Breast and Cervical Cancer Programs



Breast Cancer

The facts:

Not counting some kinds of skin cancer, breast cancer in the United States is—

  • The most common cancer in women, no matter your race or ethnicity.
  • The most common cause of death from cancer among Hispanic women.
  • The second most common cause of death from cancer among white, black, and Asian/Pacific Islander women.
  • The third most common cause of death from cancer among American Indian/Alaska Native women.

The best defense is early detection.

  • Get a mammogram every year starting at age 40.
  • Do a breast self-exam every month starting at age 20.
  • Get a clinical breast exam every year if you are age 40 or over and every 3 years for women age 20-39.

For more information please call 309-837-9951 ext 208.

Cervical Cancer

The facts:

All women are at risk for cervical cancer. It occurs most often in women over age 30. Each year, about 12,000 women in the United States get cervical cancer and about 4,000 women die from it.

  • Almost all cervical cancers are caused by human papillomavirus (HPV) a common virus that can be passed from one person to another during sex.
  • At least half of sexually active people will have HPV at some point in their lives, but few women will get cervical cancer.
  • There are usually no symptoms
  • The best defense against cervical cancer is early detection

Things can increase your risk of cervical cancer—

  • Smoking
  • Having HIV (the virus that causes AIDS) or another condition that makes it hard for your body to fight off health problems.
  • Using birth control pills for a long time (five or more years).
  • Having given birth to three or more children.
  • Having several sexual partners.

The best defense is early detection.

  • A Pap smear should be done yearly when a women first becomes sexually active or is 18 years of age or older.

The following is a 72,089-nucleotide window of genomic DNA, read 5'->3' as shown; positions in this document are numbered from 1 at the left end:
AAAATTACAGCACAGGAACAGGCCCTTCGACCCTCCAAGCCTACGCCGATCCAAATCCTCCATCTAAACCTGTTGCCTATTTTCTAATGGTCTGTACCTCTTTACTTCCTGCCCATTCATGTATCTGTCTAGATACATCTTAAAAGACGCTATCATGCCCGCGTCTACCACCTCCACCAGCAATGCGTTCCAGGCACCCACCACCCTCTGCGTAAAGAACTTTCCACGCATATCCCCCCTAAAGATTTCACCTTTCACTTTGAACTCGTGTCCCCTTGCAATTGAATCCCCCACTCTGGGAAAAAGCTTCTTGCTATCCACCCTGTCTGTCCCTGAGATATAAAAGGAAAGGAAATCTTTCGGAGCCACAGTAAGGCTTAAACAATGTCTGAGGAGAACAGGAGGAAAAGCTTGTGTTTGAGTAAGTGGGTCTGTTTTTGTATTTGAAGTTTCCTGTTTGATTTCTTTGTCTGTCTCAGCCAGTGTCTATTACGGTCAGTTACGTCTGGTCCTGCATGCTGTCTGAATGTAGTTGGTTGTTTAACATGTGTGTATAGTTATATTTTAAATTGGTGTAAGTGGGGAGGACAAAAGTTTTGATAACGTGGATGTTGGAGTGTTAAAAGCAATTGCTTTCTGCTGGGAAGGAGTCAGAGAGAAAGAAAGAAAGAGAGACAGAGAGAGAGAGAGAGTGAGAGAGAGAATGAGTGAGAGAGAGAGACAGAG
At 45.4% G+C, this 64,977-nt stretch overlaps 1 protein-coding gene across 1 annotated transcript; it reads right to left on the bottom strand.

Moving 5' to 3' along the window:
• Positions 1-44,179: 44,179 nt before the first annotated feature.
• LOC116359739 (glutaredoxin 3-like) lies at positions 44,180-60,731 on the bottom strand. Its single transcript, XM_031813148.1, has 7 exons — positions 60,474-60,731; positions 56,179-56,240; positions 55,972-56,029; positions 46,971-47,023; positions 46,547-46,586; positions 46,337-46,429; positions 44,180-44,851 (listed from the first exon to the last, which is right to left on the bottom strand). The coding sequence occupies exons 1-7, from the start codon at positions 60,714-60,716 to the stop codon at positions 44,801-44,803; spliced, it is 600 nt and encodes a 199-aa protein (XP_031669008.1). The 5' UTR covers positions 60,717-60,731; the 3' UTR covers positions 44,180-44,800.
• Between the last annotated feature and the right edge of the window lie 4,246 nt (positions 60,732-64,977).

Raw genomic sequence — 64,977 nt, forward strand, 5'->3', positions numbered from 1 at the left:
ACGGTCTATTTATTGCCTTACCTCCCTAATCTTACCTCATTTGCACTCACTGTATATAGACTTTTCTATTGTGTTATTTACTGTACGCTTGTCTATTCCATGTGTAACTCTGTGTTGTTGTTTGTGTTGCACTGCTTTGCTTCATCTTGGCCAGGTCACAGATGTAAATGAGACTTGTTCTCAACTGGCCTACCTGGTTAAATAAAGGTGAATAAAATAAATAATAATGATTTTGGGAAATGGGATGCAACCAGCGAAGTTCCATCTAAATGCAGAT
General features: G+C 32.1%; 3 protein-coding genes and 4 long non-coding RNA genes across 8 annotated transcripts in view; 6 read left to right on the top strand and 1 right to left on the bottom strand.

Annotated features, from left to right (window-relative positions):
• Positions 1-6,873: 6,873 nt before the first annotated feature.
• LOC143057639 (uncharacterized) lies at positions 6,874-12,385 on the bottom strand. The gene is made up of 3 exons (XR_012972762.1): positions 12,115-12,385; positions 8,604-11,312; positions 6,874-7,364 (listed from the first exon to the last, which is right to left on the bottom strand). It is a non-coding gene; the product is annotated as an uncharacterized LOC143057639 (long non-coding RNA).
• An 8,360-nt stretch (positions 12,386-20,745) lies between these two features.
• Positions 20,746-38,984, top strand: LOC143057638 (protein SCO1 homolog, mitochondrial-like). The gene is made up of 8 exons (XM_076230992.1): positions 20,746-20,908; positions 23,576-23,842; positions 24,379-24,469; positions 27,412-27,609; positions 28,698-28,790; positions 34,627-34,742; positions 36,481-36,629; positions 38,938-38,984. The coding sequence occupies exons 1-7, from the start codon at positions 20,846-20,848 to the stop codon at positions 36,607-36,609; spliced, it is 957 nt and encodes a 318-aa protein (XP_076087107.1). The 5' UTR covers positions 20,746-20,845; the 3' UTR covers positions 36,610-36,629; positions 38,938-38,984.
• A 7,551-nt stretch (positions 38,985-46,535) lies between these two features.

• Pap test is recommended for all women between the ages of 21 and 65 years old, every 3 – 5 years depending if co testing is done
  • If you are over 30 and Co-testing (PAP and HPV testing done at the same time). If HPV is negative you may wait as long as 5 year before needing another pap

For more information please call 309-837-9951 ext 208.

Illinois Breast and Cervical Cancer Program

Goal

To reduce breast and cervical cancer mortality for Illinois women by providing quality screening and diagnostic services which promote early detection of breast and cervical cancer.

Program

The Illinois Breast and Cervical Cancer Program (IBCCP) is funded by the U.S. Centers for Disease Control and Prevention and the Illinois Department of Public Health. IBCCP was created to provide breast and cervical cancer screening and referrals to income eligible, uninsured or underinsured women. A woman is eligible if she lives in Illinois, does not have health insurance, has a high deductible or insurance doesn’t cover for diagnostic services, is between the age of 40 and 64 for mammograms and breast exams and between 35 and 64 for pelvic exams and Pap tests, and has a limited income (but not on Medicaid). It offers free mammograms, breast exams, pelvic exams and Pap tests to eligible women. The program sets up appointments for women with local doctors or hospitals. If a woman enrolled in IBCCP is diagnosed with cancer through the program’s screening and tests, she is eligible to receive treatment benefits through the state’s Medicaid system.

IBCCP reduces breast and cervical cancer mortality by providing quality screening and diagnostic services that promote early detection. Fulton-McDonough-Schuyler County Breast and Cervical Cancer Consortium is set up so that a client can participate in IBCCP at one county health department and go to a doctor for the services in any of the other counties. IBCCP services are the same at all three counties.

For more information about the program or to find out if you are eligible call 309-837-9951 ext 208.

Susan G. Komen Mammogram Scholarship Program

The Susan G. Komen grant provides funding for the health department to provide free mammograms to women who qualify by age (35-64) and income (same guidelines as IBCCP). Younger women may qualify as well if a doctor orders the mammogram and if they have an abnormal breast exam. Young women must also have a very strong family or self-history of breast cancer.  The Komen grant provides a means of early detection among women who otherwise may never be able to afford a mammogram.

For more information about the program or to find out if you are eligible call 309-837-9951 ext 208.